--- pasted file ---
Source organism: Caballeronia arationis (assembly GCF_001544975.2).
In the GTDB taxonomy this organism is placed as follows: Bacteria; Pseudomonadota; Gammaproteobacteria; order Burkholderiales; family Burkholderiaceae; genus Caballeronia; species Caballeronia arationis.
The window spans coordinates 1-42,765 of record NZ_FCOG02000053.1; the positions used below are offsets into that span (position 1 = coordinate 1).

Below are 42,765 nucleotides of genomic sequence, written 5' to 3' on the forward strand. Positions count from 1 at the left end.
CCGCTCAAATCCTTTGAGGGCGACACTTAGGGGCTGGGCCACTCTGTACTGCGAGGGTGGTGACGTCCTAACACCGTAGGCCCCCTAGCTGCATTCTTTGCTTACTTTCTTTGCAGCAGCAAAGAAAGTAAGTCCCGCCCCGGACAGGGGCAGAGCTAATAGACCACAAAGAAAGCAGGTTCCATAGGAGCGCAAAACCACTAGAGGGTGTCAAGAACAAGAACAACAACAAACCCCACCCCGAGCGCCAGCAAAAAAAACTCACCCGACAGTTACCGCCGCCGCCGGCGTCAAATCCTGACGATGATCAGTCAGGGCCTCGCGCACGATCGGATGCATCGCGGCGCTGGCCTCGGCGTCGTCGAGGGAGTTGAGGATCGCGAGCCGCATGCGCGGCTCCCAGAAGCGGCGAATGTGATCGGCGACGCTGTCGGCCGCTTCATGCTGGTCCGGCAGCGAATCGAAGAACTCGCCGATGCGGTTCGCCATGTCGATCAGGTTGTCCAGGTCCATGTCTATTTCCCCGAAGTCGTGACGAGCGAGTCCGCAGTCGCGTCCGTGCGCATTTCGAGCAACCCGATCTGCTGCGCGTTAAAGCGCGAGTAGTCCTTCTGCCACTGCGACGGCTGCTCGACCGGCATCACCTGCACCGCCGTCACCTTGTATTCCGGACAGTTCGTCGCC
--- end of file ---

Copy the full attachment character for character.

Source organism: Caballeronia arationis (assembly GCF_001544975.2).
In the GTDB taxonomy this organism is placed as follows: Bacteria; Pseudomonadota; Gammaproteobacteria; order Burkholderiales; family Burkholderiaceae; genus Caballeronia; species Caballeronia arationis.
The window spans coordinates 1-42,765 of record NZ_FCOG02000053.1; the positions used below are offsets into that span (position 1 = coordinate 1).

Below are 42,765 nucleotides of genomic sequence, written 5' to 3' on the forward strand. Positions count from 1 at the left end.
CCGCTCAAATCCTTTGAGGGCGACACTTAGGGGCTGGGCCACTCTGTACTGCGAGGGTGGTGACGTCCTAACACCGTAGGCCCCCTAGCTGCATTCTTTGCTTACTTTCTTTGCAGCAGCAAAGAAAGTAAGTCCCGCCCCGGACAGGGGCAGAGCTAATAGACCACAAAGAAAGCAGGTTCCATAGGAGCGCAAAACCACTAGAGGGTGTCAAGAACAAGAACAACAACAAACCCCACCCCGAGCGCCAGCAAAAAAAACTCACCCGACAGTTACCGCCGCCGCCGGCGTCAAATCCTGACGATGATCAGTCAGGGCCTCGCGCACGATCGGATGCATCGCGGCGCTGGCCTCGGCGTCGTCGAGGGAGTTGAGGATCGCGAGCCGCATGCGCGGCTCCCAGAAGCGGCGAATGTGATCGGCGACGCTGTCGGCCGCTTCATGCTGGTCCGGCAGCGAATCGAAGAACTCGCCGATGCGGTTCGCCATGTCGATCAGGTTGTCCAGGTCCATGTCTATTTCCCCGAAGTCGTGACGAGCGAGTCCGCAGTCGCGTCCGTGCGCATTTCGAGCAACCCGATCTGCTGCGCGTTAAAGCGCGAGTAGTCCTTCTGCCACTGCGACGGCTGCTCGACCGGCATCACCTGCACCGCCGTCACCTTGTATTCCGGACAGTTCGTCGCC